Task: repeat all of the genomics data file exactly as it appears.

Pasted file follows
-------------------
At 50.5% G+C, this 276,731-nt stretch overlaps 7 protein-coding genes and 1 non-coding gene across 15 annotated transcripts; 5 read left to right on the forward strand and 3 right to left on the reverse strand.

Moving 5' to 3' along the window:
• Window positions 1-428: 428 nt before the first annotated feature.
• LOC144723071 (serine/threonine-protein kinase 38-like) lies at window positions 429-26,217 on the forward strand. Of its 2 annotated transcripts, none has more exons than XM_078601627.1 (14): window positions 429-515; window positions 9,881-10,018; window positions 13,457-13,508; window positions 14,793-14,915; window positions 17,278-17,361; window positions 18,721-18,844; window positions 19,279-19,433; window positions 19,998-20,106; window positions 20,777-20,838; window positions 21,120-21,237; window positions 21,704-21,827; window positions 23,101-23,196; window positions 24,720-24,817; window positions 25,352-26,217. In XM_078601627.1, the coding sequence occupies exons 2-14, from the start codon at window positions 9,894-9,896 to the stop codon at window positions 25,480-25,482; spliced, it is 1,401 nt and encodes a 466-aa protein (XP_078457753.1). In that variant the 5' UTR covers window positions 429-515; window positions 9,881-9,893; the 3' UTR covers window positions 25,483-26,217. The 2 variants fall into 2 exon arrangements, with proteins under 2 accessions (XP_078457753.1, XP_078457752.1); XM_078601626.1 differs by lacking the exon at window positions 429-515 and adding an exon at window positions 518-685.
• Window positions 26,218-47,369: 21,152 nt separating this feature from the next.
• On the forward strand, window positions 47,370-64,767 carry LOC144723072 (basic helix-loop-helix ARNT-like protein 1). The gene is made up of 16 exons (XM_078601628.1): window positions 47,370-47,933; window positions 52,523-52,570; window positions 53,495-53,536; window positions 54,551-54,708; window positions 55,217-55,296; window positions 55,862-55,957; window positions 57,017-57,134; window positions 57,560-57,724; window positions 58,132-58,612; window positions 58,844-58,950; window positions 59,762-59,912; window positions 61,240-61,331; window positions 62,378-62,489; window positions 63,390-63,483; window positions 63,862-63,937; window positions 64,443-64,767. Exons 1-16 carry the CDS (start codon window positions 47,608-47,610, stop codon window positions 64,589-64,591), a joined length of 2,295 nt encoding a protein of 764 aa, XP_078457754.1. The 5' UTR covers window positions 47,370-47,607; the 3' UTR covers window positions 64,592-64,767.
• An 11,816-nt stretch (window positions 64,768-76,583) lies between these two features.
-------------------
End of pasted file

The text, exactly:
At 50.5% G+C, this 276,731-nt stretch overlaps 7 protein-coding genes and 1 non-coding gene across 15 annotated transcripts; 5 read left to right on the forward strand and 3 right to left on the reverse strand.

Moving 5' to 3' along the window:
• Window positions 1-428: 428 nt before the first annotated feature.
• LOC144723071 (serine/threonine-protein kinase 38-like) lies at window positions 429-26,217 on the forward strand. Of its 2 annotated transcripts, none has more exons than XM_078601627.1 (14): window positions 429-515; window positions 9,881-10,018; window positions 13,457-13,508; window positions 14,793-14,915; window positions 17,278-17,361; window positions 18,721-18,844; window positions 19,279-19,433; window positions 19,998-20,106; window positions 20,777-20,838; window positions 21,120-21,237; window positions 21,704-21,827; window positions 23,101-23,196; window positions 24,720-24,817; window positions 25,352-26,217. In XM_078601627.1, the coding sequence occupies exons 2-14, from the start codon at window positions 9,894-9,896 to the stop codon at window positions 25,480-25,482; spliced, it is 1,401 nt and encodes a 466-aa protein (XP_078457753.1). In that variant the 5' UTR covers window positions 429-515; window positions 9,881-9,893; the 3' UTR covers window positions 25,483-26,217. The 2 variants fall into 2 exon arrangements, with proteins under 2 accessions (XP_078457753.1, XP_078457752.1); XM_078601626.1 differs by lacking the exon at window positions 429-515 and adding an exon at window positions 518-685.
• Window positions 26,218-47,369: 21,152 nt separating this feature from the next.
• On the forward strand, window positions 47,370-64,767 carry LOC144723072 (basic helix-loop-helix ARNT-like protein 1). The gene is made up of 16 exons (XM_078601628.1): window positions 47,370-47,933; window positions 52,523-52,570; window positions 53,495-53,536; window positions 54,551-54,708; window positions 55,217-55,296; window positions 55,862-55,957; window positions 57,017-57,134; window positions 57,560-57,724; window positions 58,132-58,612; window positions 58,844-58,950; window positions 59,762-59,912; window positions 61,240-61,331; window positions 62,378-62,489; window positions 63,390-63,483; window positions 63,862-63,937; window positions 64,443-64,767. Exons 1-16 carry the CDS (start codon window positions 47,608-47,610, stop codon window positions 64,589-64,591), a joined length of 2,295 nt encoding a protein of 764 aa, XP_078457754.1. The 5' UTR covers window positions 47,370-47,607; the 3' UTR covers window positions 64,592-64,767.
• An 11,816-nt stretch (window positions 64,768-76,583) lies between these two features.